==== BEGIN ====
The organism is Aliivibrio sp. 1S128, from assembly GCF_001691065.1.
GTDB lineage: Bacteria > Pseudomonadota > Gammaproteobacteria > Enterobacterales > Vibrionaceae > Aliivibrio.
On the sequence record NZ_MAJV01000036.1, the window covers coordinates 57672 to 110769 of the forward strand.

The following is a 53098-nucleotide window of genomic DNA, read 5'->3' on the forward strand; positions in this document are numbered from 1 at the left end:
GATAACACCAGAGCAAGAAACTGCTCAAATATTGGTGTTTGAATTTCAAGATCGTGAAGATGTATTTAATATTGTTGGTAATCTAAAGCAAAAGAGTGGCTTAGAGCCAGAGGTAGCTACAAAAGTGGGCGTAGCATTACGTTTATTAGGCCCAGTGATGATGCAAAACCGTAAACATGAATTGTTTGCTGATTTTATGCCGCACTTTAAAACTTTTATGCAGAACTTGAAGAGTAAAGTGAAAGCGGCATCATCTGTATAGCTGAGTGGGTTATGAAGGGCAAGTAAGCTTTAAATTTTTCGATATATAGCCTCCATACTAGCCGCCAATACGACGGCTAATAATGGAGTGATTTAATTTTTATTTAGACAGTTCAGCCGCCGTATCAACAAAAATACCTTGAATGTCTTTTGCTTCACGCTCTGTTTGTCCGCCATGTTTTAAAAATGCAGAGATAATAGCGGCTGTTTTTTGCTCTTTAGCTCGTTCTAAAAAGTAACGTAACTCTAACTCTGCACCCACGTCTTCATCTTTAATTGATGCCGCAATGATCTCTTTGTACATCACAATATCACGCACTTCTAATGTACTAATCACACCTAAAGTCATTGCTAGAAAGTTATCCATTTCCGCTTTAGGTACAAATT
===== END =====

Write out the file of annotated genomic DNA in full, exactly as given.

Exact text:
The organism is Aliivibrio sp. 1S128, from assembly GCF_001691065.1.
GTDB lineage: Bacteria > Pseudomonadota > Gammaproteobacteria > Enterobacterales > Vibrionaceae > Aliivibrio.
On the sequence record NZ_MAJV01000036.1, the window covers coordinates 57672 to 110769 of the forward strand.

The following is a 53098-nucleotide window of genomic DNA, read 5'->3' on the forward strand; positions in this document are numbered from 1 at the left end:
GATAACACCAGAGCAAGAAACTGCTCAAATATTGGTGTTTGAATTTCAAGATCGTGAAGATGTATTTAATATTGTTGGTAATCTAAAGCAAAAGAGTGGCTTAGAGCCAGAGGTAGCTACAAAAGTGGGCGTAGCATTACGTTTATTAGGCCCAGTGATGATGCAAAACCGTAAACATGAATTGTTTGCTGATTTTATGCCGCACTTTAAAACTTTTATGCAGAACTTGAAGAGTAAAGTGAAAGCGGCATCATCTGTATAGCTGAGTGGGTTATGAAGGGCAAGTAAGCTTTAAATTTTTCGATATATAGCCTCCATACTAGCCGCCAATACGACGGCTAATAATGGAGTGATTTAATTTTTATTTAGACAGTTCAGCCGCCGTATCAACAAAAATACCTTGAATGTCTTTTGCTTCACGCTCTGTTTGTCCGCCATGTTTTAAAAATGCAGAGATAATAGCGGCTGTTTTTTGCTCTTTAGCTCGTTCTAAAAAGTAACGTAACTCTAACTCTGCACCCACGTCTTCATCTTTAATTGATGCCGCAATGATCTCTTTGTACATCACAATATCACGCACTTCTAATGTACTAATCACACCTAAAGTCATTGCTAGAAAGTTATCCATTTCCGCTTTAGGTACAAATT